Pocono Jones & The Bear
Live at Cambridge Sound Studios
This is our second review for Pennsylvania-based folk/blues artist Paul Wilkinson, billed here as the The Bear in keeping with the solo effort from 2021, 400 Bears. He is joined by Pocono Jones, aka Brad Hinton for a live acoustic performance that took place during the pandemic. While most of the fare is familiar, they do mix in four originals in their back-to-the-basics of folk music session of ten selections with some deft guitar picking throughout as each trade vocal and guitar leads.
The eminently recognizable guitar motif of Mississippi John Hurt graces the opening “Louis Collins,” better known as “The Angels Laid Him Away” which has both in full voice on the 1929 murder ballad, creating warm harmonies. These are the kind of songs one would enjoy with friends at a cozy coffee house (not many of those left, you say?). They follow with another story song, “Rosalee McFall,” a vintage bluegrass0like tune once covered by The Grateful Dead (“Out on the lonely hillside in a cabin low and small/Lived the sweetest rose of color my Rosie McFall…”). “Borderline” is a Wilkinson original with his lower voice in the lead complemented by Jones’ higher lonesome sound. Tempo picks up with Jones singing about “Pretty Mama,” one of three songs written by Hinton. The tune has some of the nimblest picking on the album.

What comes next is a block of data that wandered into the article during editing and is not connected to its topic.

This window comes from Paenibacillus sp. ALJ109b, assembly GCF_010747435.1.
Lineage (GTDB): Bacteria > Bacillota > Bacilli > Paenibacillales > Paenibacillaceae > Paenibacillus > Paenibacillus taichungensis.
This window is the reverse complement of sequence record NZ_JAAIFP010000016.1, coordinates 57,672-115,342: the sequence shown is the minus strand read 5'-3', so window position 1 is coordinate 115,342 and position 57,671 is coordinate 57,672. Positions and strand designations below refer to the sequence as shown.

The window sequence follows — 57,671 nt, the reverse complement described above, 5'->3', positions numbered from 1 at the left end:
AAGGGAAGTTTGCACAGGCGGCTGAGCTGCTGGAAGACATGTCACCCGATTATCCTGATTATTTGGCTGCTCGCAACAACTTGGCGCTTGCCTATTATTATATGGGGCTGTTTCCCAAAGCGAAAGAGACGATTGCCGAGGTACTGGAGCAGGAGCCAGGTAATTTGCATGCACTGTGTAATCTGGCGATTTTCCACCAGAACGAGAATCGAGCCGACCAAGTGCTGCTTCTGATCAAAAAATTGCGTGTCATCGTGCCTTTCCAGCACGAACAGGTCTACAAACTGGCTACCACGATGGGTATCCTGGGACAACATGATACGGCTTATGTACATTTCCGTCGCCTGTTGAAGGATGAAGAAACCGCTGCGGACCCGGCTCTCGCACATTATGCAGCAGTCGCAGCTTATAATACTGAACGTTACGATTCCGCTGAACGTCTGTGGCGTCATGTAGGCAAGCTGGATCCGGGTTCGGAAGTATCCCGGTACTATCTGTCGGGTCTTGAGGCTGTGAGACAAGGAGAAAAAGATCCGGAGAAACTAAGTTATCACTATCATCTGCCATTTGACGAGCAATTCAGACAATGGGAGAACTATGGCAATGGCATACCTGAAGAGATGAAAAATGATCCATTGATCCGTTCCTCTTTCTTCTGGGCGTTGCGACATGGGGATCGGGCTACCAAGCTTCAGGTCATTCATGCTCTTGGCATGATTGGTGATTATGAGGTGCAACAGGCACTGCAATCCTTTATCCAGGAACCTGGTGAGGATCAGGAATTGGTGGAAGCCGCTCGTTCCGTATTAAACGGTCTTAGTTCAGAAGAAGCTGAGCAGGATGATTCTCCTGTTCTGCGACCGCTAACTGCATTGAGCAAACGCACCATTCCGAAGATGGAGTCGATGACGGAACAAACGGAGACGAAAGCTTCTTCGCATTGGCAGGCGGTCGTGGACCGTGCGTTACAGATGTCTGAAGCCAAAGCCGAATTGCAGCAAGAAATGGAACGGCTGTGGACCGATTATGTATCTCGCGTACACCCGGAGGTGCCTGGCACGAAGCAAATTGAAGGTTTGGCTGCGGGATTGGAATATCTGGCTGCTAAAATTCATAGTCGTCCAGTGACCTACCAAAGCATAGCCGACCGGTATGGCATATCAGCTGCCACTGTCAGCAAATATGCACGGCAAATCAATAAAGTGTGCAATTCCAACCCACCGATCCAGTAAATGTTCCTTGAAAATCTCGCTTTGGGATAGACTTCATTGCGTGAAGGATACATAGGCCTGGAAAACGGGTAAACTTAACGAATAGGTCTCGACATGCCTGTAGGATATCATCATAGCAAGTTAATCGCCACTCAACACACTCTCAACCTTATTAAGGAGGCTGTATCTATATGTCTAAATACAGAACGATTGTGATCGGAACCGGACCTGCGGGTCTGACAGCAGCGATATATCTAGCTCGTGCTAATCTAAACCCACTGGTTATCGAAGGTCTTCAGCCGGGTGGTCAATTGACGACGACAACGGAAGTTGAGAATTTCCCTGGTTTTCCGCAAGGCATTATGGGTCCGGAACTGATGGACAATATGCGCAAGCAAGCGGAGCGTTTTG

The easy shuffling “Blues Stay Away From Me” from The Delmore Brothers gets a reverent treatment with a string-bending guitar solo from Jones. Jones is back in the lead for the country classic “You’re Still On My Mind” (“an empty bottle, a broken heart, and you’re still on my mind”). The two continue to interact nicely both picking and singing as they move into Merle Haggard’s classic “Silver Wings,” wherein they’ve slowed the tempo to allow their harmonies to shine through brightly. “My Philadelphia Home,” another Hinton tune is taken at a bluegrass tempo, rife with rapid fire picking while the Hinton penned closer “Mourning Dove” is an upbeat tune despite the title, also leaning toward the back porch style with its repetitive chorus “I feel just like a mourning dove.” In between they render the traditional gentle shuffle “Stealin’,” having plenty of un along the way as evidenced by the chuckling banter between takes.
The intimacy alone will draw you in. Put your feet up and relax and let these two tunesmiths take you away, Pennsylvania style.
- Jim Hynes